I was also reminded of how lucky I am to have such a compassionate and understanding grad program. They want me to be successful in my program. And honestly, I can’t not at least try. I don’t want to put it off and look back and think, “I could have done it.”

I have to at least try.

Part of doing my PhD is that I want to have the option to change my career to university-level teaching. But another part is to show my own children that we can do hard things, and it doesn’t matter when we do them in life. We can look at a challenge–even an ENORMOUS one–and tackle it.

Ways to Help

This one is hard for me to answer. For one, I have a hard time accepting help for myself. Secondly, I really don’t know yet. I can go on what people (docs and other survivors) have told me, but my journey will be individual and I honestly don’t know yet what we will need.

Cortney is going to try to be at as many of my chemo treatments as possible. June and July will be rough from what is predicted. We are going to try to get a little more organized with food that people want to bring. For one, my kids are picky and weird. Secondly, I like to prepare meals for my family and will be able to do so sometimes, but not always. When we have a better idea of when the meals would be most needed, we will put something together.

I have more books than I can possibly read, I have Netflix and Amazon Prime, I have someone who cleans for us every other week. Cortney enjoys getting groceries. We have grandparents and daycare and (hopefully) playdates for the kids for when I am feeling unwell and can’t parent so well.

There is just so much “wait and see” about how I feel and what we need. It’s stressful for me because I really want to plan everything out and have things set, but that is not possible with this.

So the most you can do right now is continue praying for us–all of us. It’s affecting all of us in different ways depending on the day. Sometimes Cortney and I feel like we are in a good place with all of it, but the boys are falling apart. Other times the boys almost forget about it, but I am having a meltdown about how this can’t be my life.

As it approaches, we just want to feel strong and ready. We want to feel like we are making the right choices for our kids and each other.

Chemo starts on June 13 and will be done in October.

Four months.

About Katie

Just a small town girl...wait no. That is a Journey song. Katie Sluiter is a small town girl, but she is far from living in a lonely world. She is a middle school English teacher, writer, mother, and wife. Life has thrown her a fair share of challenges, but her belief is that writing through them makes her stronger.


  1. I have a friend here just starting her chemo journey. It sounds like your treatment plans are similar. Much love to you. I am so sorry.

  2. Elizabeth Ross says

    Welp. I wish I’d read this before arranging some meal delivery. It was the only thing I could think to do from so far away. There are ice cream treats involved, so hopefully the kids will like those.

    You are all in our prayers, Katie, and will continue to be!

  3. You got this! <3

  4. Kathryn Olney says

    Thank you letting others be a part of this. We can all learn and grow and become better people. We can learn to step up and reach out. Many us have had picky and weird eaters so helping with food isn’t impossible. Perhaps you could share about your kids picky and weird eating choices. Meals may end up being harder for you than you think now. Perhaps you could “prepare” us to prepare some meals. Maybe after exams. You have enough with that now.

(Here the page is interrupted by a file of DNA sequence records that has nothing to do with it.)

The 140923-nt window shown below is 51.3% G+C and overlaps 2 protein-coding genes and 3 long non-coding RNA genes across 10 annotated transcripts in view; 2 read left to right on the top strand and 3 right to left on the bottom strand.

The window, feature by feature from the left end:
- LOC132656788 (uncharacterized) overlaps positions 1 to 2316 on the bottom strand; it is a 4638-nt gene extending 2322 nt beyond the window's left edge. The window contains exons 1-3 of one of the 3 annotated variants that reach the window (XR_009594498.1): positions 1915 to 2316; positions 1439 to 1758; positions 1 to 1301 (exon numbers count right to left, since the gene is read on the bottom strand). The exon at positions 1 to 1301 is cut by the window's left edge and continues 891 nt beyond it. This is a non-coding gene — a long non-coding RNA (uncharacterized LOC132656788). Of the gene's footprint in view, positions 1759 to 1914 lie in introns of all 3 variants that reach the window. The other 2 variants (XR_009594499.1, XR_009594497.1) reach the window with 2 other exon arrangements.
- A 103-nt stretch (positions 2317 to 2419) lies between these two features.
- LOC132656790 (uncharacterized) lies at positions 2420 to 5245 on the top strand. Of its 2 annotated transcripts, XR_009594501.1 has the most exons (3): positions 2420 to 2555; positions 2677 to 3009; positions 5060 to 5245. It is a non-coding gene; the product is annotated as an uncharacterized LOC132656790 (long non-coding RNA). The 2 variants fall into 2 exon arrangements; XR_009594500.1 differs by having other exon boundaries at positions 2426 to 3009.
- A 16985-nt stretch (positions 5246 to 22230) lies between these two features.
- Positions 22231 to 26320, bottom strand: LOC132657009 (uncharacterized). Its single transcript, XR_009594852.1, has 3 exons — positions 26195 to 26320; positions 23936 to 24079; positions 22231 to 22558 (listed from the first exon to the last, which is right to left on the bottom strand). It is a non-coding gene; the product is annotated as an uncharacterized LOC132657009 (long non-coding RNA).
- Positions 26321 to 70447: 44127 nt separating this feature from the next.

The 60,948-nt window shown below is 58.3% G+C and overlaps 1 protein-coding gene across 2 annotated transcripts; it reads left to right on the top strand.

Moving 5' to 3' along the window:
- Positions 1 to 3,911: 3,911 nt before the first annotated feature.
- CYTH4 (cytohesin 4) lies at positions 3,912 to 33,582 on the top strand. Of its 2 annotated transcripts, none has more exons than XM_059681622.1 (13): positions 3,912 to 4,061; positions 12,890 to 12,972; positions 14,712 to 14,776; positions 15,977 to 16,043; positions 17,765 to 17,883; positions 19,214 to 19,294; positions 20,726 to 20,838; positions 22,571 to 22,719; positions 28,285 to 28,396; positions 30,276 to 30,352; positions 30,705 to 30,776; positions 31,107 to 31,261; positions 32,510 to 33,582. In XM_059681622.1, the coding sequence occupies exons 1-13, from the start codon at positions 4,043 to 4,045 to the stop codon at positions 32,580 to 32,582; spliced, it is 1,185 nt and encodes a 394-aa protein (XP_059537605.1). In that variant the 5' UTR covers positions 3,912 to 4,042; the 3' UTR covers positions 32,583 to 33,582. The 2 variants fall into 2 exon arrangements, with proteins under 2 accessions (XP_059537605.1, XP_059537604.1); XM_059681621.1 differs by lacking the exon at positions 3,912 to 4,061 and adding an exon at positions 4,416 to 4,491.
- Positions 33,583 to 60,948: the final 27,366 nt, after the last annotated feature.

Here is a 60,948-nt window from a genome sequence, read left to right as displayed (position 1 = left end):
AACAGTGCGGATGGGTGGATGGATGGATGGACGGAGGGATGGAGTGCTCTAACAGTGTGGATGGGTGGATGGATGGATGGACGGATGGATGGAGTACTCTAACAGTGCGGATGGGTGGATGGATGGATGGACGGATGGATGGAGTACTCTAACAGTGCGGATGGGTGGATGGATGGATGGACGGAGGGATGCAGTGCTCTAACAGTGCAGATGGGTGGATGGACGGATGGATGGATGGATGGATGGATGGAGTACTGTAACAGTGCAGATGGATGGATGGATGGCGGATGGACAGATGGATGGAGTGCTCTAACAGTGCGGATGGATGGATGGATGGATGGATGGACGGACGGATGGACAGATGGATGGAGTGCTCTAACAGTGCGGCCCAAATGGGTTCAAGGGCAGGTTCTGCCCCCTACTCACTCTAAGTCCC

5. I happened upon this as a friend of mine commented on your post. I’m 6 weeks post lumpectomy and know the anxiety you have been through. While my lymph nodes were clear, my oncologist was confident other tests would show the need for chemo. By the grace of God, they did not. I will start radiation at the same time you start chemo. But now I have the nagging worry of what if it really did get lose? Adulting is so difficult! I wish you peace as you undergo your treatments.

  6. Your recent posts struct a chord with me. I have followed your blog for a few years and have commented from time to time. But these posts I have not been able to get off my mind. My mom recently passed (March 2018) from breast cancer after an on and off battle since 2011. Her first cancer was supposed to be simple. They did a lumpectomy with chemo and radiation. They gave her meds to take for 5 years to prevent the cancer from coming back. Year 4 it came back and she had 26 lymph nodes removed from her right arm causing chronic lymphedema. Then again “they cured” her. A year later she developed a staph infection in her chemo port and was nearly killed. By then the cancer had come back but they couldn’t tell what was the cancer and what was the infection. Months went by before it was an official diagnosis. By then it spread to her lungs. She did well on chemo for a few months and then it stopped working. She died quickly after the chemo stopped. They were living with me after I moved my parents from NM to Colorado to help them out. I don’t say this stuff to make you worry but there are a few things I learned the last 7 years of helping my mom that I would love to share with anyone. First- it’s ok to ask questions, do research and question your treatment plan. I don’t mean to question everything they do, but don’t be afraid to challenge what they say and if something really isn’t going well, switch to someone who will listen to you. You are your own advocate when it comes to the medical world. You have to follow up, know the rules with insurance coverage and tests, and what meets the NCCN cancer guidelines. My mom’s doctors weren’t fond of me, but boy did we get answers quickly and I advocated for her when she needed it most. Second, any sort of odd symptom of sickness take care of immediately especially when you have a port serviced. Thirds and most importantly- take full advantage of people around you. It’s ok for you to lean on anyone that will help. This will take a village. There will be days where you think you’ll be ok, then you’ll over do it and be destroyed the next day. Pace yourself. Let people set up meal trains for you but give them ground rules. Tell them what you want to eat, how much to cook and what your kids will eat. There are going to be days that you will feel like only eating sometimes specific, so don’t be afraid to tell people what you want. And the biggest thing with having meals is visiting. It’s perfectly acceptable to ask for help but not be able to visit. Put a cooler outside the house and have a drop off time so that if you’re not feeling up to visitors your friends and family can feel like they are contributing but then know that you are not up for visiting. You aren’t being rude. They just want to help and sometimes it can just be all a little awkward when you aren’t feeling you’re best. Let someone clean the house for you, or take the kids for a day. You will need your energy. I used to see my mom be “just fine” and then two days later just totally falling over. Also, have a “go” bag prepared for your doctor’s visits and chemo- water, protein bars, snacks, a notebook and pencil to ask questions. Write down a list of all your medications and print them out and attach them to every form you fill out. It saves time and mental energy. I do not have cancer, but I did spent the last 7 years of my life helping my mom with cancer and die of cancer. One thing I do know is that your mental state, happiness and family life are just as important as the cancer treatment. Cancer fucking sucks. And there will be days will you want to just lay there, but maybe laying there with the kiddos would help them understand how you’re feeling. Also, don’t be afraid to ask for medication to help you sleep, or reduce anxiety. Please feel free to email if you want to chat. I’m know the insurance world well, and I can help guide you on how to be an effective advocate for yourself, or I can be a listener. I’m a complete stranger, but I’m also a mom around you’re age and a wife. I watch 7 years of cancer. I am happy to listen or give advice if I can. I don’t want to say “you’ll be just fine! You’ll get through it!” Because that’s realistically crap. You have no idea how this is going to play out, but I do know all you can do right now is live life with your children and family. One day at a time.